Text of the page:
Musicians and bars go together like Forrest and Jenny. There’s something about dim lights, booze, and live music that will entice people to hang out for an entire evening, where having only 1 of the above simply won’t accomplish the same result. However, as a bartender, manager, owner/operator, there are several ways to make the music work for your business. The success of your music act is integral to your business success on the night of the performance (and hopefully even on nights there are no performances). Here are several ideas to take into account and put into practice to increase your income:
- Advertise! Put the band/performer’s name on your marquee, hang flyers in your establishment, create an online calendar, put it on your social media pages, etc. Do this at least a week ahead of time. Any print or digital communication with your (potential) customers should include every special enticement you are offering: live music/DJ, drink specials, menu specials, etc. Make it all work for you! If people don’t know about it, they won’t buy it! Consider a theme night (ex. couples night with a solo musician playing romantic music and offer meal/wine combos, pre-game party with an energetic band and beer buckets before the big game, etc.).
- Choosing the right act! Some venues are better suited for live bands, some are better off with a solo/duo performance. If you have a stage, a large open area, and can handle high volumes, then get a band. If you lack a stage, have very little available floor space, prefer a more comfortable volume, then hire a solo/duo. Every performer operates a little differently when it comes to set-up times, breaks, setlists, requests, audience interaction, etc. so do your research to find out what will work best for your venue.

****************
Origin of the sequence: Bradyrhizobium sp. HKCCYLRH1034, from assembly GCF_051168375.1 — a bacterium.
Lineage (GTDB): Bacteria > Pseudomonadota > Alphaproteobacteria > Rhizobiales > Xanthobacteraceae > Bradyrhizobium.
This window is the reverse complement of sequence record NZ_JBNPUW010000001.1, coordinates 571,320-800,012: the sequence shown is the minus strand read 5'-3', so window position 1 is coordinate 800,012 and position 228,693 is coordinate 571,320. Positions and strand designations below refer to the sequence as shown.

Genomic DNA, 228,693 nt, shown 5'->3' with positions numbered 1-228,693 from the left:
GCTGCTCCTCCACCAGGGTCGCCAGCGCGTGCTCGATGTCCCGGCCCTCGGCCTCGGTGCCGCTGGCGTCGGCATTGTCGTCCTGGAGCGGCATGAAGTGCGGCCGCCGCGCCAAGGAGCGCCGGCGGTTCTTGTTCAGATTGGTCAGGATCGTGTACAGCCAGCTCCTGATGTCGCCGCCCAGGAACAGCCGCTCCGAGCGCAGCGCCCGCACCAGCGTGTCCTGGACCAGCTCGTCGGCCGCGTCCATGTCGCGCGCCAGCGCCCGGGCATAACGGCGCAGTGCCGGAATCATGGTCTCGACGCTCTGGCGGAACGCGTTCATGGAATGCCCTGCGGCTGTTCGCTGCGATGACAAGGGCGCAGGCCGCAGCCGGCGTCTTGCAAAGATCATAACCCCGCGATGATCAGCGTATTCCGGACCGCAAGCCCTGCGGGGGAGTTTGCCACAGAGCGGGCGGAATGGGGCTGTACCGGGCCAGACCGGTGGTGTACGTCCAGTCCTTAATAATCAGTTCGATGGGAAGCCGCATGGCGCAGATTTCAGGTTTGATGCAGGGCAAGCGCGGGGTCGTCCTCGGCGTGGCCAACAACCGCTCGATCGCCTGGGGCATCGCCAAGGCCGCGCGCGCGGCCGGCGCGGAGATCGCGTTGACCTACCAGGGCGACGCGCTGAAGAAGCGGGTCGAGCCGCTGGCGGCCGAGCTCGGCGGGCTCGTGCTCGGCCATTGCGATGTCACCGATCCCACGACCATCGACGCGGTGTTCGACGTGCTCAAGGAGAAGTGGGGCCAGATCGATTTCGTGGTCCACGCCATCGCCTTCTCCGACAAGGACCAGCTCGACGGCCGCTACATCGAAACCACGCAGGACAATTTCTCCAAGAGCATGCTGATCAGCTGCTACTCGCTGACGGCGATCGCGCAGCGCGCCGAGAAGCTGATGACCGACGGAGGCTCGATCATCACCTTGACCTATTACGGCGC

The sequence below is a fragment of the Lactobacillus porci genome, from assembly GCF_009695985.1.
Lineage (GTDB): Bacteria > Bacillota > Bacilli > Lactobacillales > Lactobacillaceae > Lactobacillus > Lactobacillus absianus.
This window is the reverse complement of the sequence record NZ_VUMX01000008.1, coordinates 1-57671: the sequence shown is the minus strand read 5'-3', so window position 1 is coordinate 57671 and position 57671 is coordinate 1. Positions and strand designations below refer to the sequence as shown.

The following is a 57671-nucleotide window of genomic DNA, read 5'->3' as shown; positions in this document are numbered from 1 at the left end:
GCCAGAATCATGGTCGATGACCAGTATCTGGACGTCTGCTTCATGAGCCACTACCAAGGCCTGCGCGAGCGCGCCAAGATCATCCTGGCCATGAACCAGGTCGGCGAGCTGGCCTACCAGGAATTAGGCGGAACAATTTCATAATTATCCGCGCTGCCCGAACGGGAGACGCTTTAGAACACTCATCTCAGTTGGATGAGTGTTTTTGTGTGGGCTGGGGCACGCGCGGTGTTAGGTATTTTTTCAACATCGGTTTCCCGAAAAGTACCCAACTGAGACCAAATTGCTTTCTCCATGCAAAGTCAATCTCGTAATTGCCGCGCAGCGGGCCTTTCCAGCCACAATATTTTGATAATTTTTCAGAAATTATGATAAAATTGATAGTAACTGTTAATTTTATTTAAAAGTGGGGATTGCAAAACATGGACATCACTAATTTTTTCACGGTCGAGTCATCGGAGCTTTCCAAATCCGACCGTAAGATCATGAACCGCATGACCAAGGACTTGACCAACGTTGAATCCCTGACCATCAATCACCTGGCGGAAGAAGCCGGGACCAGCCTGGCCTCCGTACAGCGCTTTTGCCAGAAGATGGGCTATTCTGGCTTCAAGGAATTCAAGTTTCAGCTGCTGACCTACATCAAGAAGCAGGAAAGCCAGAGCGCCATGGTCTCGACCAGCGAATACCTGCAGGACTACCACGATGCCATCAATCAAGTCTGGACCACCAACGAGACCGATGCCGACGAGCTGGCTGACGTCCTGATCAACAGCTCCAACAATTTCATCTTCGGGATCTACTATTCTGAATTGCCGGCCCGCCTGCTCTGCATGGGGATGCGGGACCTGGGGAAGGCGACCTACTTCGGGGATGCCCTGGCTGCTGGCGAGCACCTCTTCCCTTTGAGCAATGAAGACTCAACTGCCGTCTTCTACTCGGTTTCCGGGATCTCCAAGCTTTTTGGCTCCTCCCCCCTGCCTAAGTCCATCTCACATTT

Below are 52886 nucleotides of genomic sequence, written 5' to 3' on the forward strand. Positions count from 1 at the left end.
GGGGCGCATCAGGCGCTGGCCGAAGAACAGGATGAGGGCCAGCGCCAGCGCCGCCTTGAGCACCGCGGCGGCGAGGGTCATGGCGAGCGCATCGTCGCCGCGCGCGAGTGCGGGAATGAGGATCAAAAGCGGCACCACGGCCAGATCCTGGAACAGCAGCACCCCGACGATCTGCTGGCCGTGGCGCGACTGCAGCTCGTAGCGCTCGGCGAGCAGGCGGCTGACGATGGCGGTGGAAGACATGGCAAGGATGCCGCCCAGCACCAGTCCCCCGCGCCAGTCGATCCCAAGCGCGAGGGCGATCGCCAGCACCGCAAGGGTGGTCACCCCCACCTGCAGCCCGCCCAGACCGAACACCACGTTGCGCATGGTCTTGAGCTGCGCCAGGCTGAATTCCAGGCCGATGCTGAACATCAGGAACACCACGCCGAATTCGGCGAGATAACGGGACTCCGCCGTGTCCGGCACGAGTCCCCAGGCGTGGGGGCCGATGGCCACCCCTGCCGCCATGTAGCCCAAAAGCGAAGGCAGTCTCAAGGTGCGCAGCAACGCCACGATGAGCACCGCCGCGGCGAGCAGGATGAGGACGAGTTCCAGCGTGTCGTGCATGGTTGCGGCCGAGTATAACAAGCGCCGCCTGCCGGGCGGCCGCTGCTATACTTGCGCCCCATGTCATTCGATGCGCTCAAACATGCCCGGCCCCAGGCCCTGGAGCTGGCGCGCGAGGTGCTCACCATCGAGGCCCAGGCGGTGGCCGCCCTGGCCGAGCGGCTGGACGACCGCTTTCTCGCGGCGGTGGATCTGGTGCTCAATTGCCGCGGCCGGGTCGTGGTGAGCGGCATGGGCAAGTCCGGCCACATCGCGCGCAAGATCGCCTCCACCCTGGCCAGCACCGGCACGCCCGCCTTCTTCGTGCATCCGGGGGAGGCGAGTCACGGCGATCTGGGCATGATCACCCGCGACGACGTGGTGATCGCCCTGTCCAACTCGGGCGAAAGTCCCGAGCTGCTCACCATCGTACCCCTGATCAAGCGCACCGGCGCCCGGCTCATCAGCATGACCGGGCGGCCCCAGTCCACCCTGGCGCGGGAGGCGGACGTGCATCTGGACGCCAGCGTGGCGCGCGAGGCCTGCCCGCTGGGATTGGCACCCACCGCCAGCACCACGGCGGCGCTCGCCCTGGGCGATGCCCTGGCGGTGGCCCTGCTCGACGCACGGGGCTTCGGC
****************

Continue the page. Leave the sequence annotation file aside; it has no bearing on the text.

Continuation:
- Don’t rely on the music act to fill your venue! If your bar is failing, empty on a weekend night, looks like a great place to get murdered, etc. then a music act isn’t your answer. A band isn’t going to bring their audience to a crappy venue because that hurts their image! Ideally, a music act should be a marketed to your existing loyal customer base. Then, they will tell their friends. The band may/may not show up with a ton of people. You never really know how it’s going to work out with building an audience, so it might take a few performances to get great results. As a business owner you should have a feel for whether or not the at works well for your venue within 1-3 performances.
- Make it easy for the performer! Have convenient parking, easy performance area access, and plenty of easily accessible electrical outlets for your performer. Give the performer plenty of space…6 feet of wall space in the corner by the emergency exit is a no go. If it’s a pain to setup and then the performer has to spend 20 minutes finding a far off parking spot, they are going to start off the night with a negative attitude.